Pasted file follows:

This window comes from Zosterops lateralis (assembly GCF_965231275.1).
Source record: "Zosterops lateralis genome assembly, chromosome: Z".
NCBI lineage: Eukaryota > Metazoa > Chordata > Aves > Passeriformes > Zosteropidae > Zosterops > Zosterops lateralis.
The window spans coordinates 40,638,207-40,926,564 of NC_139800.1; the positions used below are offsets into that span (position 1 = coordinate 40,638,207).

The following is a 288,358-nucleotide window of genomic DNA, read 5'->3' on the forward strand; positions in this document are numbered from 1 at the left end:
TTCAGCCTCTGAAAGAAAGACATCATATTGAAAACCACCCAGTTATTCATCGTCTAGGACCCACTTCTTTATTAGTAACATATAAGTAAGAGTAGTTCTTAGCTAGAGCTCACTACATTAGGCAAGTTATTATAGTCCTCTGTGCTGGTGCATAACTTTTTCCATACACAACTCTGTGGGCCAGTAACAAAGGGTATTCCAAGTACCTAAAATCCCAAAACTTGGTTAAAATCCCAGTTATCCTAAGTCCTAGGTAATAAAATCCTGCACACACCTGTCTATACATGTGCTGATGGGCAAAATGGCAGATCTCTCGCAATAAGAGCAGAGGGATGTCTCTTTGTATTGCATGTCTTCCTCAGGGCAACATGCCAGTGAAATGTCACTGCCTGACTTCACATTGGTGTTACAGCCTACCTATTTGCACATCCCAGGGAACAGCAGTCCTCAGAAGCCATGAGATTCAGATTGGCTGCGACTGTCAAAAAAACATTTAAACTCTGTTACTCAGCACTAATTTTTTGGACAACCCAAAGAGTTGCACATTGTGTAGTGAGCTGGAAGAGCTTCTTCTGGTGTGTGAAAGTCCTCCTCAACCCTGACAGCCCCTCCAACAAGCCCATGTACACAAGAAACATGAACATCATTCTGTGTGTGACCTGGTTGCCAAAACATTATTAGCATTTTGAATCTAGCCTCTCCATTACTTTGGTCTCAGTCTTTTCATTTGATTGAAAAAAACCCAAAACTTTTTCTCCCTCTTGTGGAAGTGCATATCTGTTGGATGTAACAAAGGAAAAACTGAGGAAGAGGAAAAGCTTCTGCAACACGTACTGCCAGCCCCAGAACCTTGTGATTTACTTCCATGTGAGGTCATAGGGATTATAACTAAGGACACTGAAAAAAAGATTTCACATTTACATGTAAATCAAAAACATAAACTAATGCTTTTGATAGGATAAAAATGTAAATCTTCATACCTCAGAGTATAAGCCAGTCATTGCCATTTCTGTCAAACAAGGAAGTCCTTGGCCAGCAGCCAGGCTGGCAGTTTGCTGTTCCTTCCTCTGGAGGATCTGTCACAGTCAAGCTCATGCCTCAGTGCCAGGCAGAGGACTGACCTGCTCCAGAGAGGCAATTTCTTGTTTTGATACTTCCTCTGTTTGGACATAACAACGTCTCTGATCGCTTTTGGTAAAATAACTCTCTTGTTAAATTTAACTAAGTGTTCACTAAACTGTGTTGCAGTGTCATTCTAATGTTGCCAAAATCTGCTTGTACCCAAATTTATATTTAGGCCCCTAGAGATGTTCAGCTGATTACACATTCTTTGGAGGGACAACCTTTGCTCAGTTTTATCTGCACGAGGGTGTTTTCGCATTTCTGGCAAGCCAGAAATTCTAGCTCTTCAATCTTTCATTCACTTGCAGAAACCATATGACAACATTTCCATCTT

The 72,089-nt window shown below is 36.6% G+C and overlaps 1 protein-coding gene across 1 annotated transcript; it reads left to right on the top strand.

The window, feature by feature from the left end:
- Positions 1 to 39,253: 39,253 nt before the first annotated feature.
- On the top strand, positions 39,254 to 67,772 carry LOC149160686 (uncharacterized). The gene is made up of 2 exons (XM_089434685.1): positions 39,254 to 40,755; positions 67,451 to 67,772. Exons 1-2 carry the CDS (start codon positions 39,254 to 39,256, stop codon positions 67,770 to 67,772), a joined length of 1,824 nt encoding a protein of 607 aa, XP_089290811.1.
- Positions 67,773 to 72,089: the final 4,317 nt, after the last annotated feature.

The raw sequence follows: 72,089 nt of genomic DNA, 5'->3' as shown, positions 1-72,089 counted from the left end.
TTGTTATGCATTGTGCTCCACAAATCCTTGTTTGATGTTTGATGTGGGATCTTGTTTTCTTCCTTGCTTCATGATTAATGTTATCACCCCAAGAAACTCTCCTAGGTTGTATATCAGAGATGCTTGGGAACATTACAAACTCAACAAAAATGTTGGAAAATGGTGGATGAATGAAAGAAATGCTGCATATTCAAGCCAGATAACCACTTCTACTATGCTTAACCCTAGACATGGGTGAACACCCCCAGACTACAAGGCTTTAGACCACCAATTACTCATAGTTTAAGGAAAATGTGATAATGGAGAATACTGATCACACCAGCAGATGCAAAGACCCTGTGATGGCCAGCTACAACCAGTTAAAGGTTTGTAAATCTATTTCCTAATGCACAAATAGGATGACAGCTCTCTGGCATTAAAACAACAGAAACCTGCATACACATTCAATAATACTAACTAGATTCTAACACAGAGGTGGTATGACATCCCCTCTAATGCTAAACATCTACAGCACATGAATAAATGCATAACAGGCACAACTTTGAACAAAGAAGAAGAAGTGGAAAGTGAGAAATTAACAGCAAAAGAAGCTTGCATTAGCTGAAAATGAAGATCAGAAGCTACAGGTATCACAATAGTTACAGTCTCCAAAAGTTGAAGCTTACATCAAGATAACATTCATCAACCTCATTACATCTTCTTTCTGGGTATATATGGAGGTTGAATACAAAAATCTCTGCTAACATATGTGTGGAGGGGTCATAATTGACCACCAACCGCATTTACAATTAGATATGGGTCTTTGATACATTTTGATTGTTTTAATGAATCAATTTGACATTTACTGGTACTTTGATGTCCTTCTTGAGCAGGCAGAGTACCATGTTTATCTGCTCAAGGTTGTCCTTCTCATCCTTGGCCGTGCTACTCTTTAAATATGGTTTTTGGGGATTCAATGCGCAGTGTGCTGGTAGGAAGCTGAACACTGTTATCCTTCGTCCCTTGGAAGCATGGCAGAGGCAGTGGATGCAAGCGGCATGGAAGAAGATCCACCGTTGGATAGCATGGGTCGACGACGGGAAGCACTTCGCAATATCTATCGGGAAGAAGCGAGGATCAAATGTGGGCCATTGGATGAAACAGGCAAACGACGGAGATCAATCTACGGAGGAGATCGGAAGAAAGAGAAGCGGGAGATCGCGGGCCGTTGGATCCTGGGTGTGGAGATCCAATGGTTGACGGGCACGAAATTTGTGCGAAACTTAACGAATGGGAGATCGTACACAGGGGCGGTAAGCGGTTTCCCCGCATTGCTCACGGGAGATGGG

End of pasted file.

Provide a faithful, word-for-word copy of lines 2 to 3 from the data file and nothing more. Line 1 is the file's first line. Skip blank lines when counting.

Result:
Source record: "Zosterops lateralis genome assembly, chromosome: Z".
NCBI lineage: Eukaryota > Metazoa > Chordata > Aves > Passeriformes > Zosteropidae > Zosterops > Zosterops lateralis.